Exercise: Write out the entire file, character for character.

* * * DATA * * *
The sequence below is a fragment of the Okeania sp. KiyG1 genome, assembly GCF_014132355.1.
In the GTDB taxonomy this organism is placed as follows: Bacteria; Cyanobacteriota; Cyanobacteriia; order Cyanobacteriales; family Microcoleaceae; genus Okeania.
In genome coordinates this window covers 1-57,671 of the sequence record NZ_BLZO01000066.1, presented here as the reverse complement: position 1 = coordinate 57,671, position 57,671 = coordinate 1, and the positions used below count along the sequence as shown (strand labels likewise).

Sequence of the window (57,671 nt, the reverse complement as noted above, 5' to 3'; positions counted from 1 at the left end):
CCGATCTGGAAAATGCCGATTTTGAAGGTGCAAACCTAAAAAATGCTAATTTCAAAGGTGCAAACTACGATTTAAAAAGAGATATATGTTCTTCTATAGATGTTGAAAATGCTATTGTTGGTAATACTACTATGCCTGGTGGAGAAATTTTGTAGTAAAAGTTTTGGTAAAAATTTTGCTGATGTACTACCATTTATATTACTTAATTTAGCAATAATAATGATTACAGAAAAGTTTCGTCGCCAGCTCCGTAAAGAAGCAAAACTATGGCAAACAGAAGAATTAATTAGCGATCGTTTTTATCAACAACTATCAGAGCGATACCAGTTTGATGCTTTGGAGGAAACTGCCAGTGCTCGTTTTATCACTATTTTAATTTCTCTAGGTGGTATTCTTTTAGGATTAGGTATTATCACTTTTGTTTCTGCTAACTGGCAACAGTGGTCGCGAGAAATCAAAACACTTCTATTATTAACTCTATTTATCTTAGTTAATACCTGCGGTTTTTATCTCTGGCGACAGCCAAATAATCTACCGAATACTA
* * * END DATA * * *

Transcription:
The sequence below is a fragment of the Okeania sp. KiyG1 genome, assembly GCF_014132355.1.
In the GTDB taxonomy this organism is placed as follows: Bacteria; Cyanobacteriota; Cyanobacteriia; order Cyanobacteriales; family Microcoleaceae; genus Okeania.
In genome coordinates this window covers 1-57,671 of the sequence record NZ_BLZO01000066.1, presented here as the reverse complement: position 1 = coordinate 57,671, position 57,671 = coordinate 1, and the positions used below count along the sequence as shown (strand labels likewise).

Sequence of the window (57,671 nt, the reverse complement as noted above, 5' to 3'; positions counted from 1 at the left end):
CCGATCTGGAAAATGCCGATTTTGAAGGTGCAAACCTAAAAAATGCTAATTTCAAAGGTGCAAACTACGATTTAAAAAGAGATATATGTTCTTCTATAGATGTTGAAAATGCTATTGTTGGTAATACTACTATGCCTGGTGGAGAAATTTTGTAGTAAAAGTTTTGGTAAAAATTTTGCTGATGTACTACCATTTATATTACTTAATTTAGCAATAATAATGATTACAGAAAAGTTTCGTCGCCAGCTCCGTAAAGAAGCAAAACTATGGCAAACAGAAGAATTAATTAGCGATCGTTTTTATCAACAACTATCAGAGCGATACCAGTTTGATGCTTTGGAGGAAACTGCCAGTGCTCGTTTTATCACTATTTTAATTTCTCTAGGTGGTATTCTTTTAGGATTAGGTATTATCACTTTTGTTTCTGCTAACTGGCAACAGTGGTCGCGAGAAATCAAAACACTTCTATTATTAACTCTATTTATCTTAGTTAATACCTGCGGTTTTTATCTCTGGCGACAGCCAAATAATCTACCGAATACTA